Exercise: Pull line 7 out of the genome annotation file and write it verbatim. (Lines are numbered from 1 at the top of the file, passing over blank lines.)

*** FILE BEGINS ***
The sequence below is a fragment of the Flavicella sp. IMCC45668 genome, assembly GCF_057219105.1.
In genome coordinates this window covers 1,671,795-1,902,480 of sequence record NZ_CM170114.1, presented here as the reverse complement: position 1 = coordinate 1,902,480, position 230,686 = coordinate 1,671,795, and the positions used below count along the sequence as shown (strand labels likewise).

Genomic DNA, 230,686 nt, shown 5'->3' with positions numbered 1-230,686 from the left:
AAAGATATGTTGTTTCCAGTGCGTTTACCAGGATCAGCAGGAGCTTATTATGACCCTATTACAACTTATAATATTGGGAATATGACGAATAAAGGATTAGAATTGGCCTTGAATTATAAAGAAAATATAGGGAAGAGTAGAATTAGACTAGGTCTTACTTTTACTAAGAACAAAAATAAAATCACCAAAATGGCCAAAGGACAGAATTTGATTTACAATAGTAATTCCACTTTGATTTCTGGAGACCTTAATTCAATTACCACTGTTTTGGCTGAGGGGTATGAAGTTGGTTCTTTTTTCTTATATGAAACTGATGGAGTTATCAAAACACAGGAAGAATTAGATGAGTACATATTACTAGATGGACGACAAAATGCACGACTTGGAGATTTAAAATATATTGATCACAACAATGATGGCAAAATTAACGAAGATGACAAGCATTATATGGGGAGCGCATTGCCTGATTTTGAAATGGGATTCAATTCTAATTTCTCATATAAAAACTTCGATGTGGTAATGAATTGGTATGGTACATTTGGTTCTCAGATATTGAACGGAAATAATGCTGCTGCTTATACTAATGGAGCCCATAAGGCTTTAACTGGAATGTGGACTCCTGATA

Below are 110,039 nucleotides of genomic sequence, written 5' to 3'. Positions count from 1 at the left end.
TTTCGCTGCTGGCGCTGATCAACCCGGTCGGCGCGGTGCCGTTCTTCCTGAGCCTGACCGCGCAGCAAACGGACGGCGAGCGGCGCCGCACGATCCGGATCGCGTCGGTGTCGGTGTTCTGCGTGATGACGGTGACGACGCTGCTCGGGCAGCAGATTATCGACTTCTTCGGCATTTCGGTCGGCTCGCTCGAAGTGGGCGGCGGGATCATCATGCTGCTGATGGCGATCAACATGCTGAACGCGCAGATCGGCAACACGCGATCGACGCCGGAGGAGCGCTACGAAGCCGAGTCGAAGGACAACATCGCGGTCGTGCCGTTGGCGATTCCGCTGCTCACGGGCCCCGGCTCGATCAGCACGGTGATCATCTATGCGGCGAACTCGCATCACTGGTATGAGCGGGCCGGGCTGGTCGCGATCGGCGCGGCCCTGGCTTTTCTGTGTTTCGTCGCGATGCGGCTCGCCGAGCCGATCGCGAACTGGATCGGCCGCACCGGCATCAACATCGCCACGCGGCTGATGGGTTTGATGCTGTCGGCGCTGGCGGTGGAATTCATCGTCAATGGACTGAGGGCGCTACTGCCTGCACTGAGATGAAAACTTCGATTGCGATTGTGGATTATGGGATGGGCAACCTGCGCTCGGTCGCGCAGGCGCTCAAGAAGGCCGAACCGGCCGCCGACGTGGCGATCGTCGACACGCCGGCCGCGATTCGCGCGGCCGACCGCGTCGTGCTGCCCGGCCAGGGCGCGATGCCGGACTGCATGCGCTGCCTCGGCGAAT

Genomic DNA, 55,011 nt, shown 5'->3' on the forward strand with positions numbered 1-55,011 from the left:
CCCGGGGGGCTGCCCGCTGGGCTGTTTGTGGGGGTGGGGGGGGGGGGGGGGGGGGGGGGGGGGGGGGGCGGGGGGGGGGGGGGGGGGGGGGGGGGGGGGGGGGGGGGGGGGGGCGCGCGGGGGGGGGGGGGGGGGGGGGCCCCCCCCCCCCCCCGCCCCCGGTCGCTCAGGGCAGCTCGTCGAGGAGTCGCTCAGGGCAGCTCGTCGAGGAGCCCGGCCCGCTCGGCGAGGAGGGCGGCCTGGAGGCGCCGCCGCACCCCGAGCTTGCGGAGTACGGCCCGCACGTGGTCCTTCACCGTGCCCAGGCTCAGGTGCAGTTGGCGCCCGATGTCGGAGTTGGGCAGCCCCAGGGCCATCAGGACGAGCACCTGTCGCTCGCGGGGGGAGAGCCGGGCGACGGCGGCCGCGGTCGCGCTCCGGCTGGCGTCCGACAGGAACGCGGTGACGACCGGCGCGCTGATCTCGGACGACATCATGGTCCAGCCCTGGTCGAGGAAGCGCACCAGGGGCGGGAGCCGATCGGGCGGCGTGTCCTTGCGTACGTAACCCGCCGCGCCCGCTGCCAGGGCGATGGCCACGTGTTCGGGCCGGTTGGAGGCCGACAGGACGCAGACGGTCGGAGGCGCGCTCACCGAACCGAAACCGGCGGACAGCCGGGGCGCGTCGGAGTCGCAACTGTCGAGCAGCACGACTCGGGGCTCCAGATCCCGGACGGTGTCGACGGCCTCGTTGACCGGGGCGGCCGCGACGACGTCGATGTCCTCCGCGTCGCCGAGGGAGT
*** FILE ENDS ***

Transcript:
Genomic DNA, 55,011 nt, shown 5'->3' on the forward strand with positions numbered 1-55,011 from the left: